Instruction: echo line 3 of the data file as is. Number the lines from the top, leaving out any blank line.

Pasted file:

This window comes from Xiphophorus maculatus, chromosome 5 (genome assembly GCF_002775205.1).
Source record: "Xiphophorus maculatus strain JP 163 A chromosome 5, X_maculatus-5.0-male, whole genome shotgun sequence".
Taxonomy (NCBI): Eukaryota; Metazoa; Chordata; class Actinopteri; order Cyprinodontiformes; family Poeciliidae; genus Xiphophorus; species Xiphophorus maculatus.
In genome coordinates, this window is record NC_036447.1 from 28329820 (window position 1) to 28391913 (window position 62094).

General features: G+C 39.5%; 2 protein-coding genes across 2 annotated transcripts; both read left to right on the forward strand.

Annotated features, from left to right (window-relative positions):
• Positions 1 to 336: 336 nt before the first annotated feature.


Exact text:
Taxonomy (NCBI): Eukaryota; Metazoa; Chordata; class Actinopteri; order Cyprinodontiformes; family Poeciliidae; genus Xiphophorus; species Xiphophorus maculatus.